My map has the 201 going straight out to Břve, but Rob's ShoKart map had the trail heading into Hostivice a bit.
We got a bit turned around, but eventually passed a lovely lake (right) southwest of Hostivice, and we then ended up hooking up with our next intended path, the 8100, in Břve.
We took the 8100 past Chýně (which gives the wonderfully vowel-challenged Břve a run for its money), through Chrášťany, Jinočany, and Zbuzany and then took a slight jag to to Ořech, hooking up with the 0013, which runs to Karlštejn.
(By the way, Rob found a pub along the trail in Zličín that sells half-liters of Staropramen for 17 CZK, about $.80. He didn't get the name of it, but it sets a new record for the cheapest half-liter we've found in Prague. Your entries are welcome!)
The ride to this point was enjoyable, through some charming villages, but it's all on roads. As is the entire ride to Karlštejn. That's sad, really. Sure, the roads are small, but they still attract a fair amount of traffic. The nice thing about heading out to Roztoky and Okoř, my favorite regular ride, is that about half of the route is on forest paths.
This view is typical of the kind of roads that lead cyclists the 45 kilometers or so from Prague to Karlštejn.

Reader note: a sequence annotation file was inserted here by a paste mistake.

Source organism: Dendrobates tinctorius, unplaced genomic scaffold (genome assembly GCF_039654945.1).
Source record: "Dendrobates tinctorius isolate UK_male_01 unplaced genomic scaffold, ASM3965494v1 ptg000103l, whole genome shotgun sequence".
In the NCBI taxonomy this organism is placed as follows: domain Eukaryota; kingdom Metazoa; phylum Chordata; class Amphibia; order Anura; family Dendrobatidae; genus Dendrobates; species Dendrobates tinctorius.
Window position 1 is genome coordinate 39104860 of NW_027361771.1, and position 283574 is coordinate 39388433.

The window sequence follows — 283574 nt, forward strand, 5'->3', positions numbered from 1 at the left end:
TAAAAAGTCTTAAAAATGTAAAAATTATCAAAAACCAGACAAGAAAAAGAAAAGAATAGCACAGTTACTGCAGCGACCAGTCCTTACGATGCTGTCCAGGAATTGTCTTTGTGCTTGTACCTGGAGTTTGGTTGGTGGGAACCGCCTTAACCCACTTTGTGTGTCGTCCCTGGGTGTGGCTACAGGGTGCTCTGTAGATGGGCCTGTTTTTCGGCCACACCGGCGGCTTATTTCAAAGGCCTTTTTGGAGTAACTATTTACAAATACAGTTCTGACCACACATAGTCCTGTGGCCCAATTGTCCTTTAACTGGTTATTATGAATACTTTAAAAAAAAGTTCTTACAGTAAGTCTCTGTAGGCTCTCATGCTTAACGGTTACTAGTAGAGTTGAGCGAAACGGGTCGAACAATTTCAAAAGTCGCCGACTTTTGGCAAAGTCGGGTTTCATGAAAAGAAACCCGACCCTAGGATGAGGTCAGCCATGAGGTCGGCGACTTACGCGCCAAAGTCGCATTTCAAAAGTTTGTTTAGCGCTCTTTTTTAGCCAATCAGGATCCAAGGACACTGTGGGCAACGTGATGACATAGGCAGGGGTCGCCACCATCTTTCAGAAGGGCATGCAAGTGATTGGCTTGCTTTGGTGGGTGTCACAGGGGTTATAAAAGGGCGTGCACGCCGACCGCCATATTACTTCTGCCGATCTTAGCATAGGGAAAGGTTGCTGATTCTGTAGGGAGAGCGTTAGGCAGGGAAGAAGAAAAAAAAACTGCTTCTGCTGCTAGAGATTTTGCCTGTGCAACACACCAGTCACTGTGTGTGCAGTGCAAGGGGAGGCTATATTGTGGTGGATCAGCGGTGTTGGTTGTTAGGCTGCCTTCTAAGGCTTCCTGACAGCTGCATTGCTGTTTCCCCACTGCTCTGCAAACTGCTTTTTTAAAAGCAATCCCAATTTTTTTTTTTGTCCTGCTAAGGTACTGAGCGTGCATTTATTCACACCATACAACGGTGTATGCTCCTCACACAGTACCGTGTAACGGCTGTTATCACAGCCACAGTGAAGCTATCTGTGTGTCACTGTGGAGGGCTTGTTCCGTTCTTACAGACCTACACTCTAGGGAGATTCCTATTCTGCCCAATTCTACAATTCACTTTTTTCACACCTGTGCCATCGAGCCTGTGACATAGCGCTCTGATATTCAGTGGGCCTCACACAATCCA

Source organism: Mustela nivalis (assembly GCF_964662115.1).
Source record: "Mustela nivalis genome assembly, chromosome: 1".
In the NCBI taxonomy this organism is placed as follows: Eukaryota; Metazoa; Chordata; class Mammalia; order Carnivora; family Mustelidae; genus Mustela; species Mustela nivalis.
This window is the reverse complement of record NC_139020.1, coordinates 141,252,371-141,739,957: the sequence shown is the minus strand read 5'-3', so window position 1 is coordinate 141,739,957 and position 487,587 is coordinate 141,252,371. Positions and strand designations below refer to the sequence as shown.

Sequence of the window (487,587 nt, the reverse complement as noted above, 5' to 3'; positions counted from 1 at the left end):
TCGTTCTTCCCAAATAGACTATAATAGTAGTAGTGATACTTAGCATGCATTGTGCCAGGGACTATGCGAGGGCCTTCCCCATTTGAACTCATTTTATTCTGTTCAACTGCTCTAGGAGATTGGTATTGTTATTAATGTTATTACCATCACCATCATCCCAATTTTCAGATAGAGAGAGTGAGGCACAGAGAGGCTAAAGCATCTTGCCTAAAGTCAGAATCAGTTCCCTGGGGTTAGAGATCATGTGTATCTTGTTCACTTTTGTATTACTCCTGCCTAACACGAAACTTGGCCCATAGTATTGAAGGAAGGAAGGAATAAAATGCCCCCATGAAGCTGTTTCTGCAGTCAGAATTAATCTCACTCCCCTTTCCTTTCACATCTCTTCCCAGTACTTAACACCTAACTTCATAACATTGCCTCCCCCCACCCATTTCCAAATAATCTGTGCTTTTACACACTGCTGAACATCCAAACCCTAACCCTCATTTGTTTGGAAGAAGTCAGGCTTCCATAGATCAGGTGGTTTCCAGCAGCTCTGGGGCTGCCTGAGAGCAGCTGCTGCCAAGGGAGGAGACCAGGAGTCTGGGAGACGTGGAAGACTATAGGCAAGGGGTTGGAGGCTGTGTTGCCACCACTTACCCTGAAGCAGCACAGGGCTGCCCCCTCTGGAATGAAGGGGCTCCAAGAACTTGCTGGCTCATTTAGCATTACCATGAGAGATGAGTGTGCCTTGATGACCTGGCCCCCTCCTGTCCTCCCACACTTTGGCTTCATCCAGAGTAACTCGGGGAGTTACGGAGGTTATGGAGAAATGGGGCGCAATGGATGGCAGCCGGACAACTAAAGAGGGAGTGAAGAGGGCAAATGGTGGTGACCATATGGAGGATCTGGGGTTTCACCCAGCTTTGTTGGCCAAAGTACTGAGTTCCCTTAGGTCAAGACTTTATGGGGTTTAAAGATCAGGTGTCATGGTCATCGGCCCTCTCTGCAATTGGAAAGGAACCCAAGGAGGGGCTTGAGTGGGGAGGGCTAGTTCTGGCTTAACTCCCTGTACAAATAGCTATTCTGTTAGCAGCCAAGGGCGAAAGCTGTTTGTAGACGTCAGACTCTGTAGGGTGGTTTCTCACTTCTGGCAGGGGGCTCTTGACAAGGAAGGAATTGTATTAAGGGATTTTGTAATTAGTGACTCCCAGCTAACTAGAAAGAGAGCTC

Looking at a bike map to Prague and environs is a bit misleading because the routes marked are mostly just roads, not dedicated cycling paths. I didn't have any bad experiences with motorists on this day, but that seems more the exception than the rule in this country.
Rob (that's him at left) and I parted ways where 8100 intersected 0013, and I headed off to Karlštejn.
I would label the difficulty of the route intermediate-plus. It's not the length of the ride so much as the fact that there are quite a few hills that require some serious leg and lung work.
One of the places I wanted to check out before I got to Karlštejn was called Velka Amerika (Big America). I'd read about it on the web, where one cycling site described it as one of the most romantic places in Bohemia. Another said it got its name because the atmosphere of the place reminded one of the Wild West.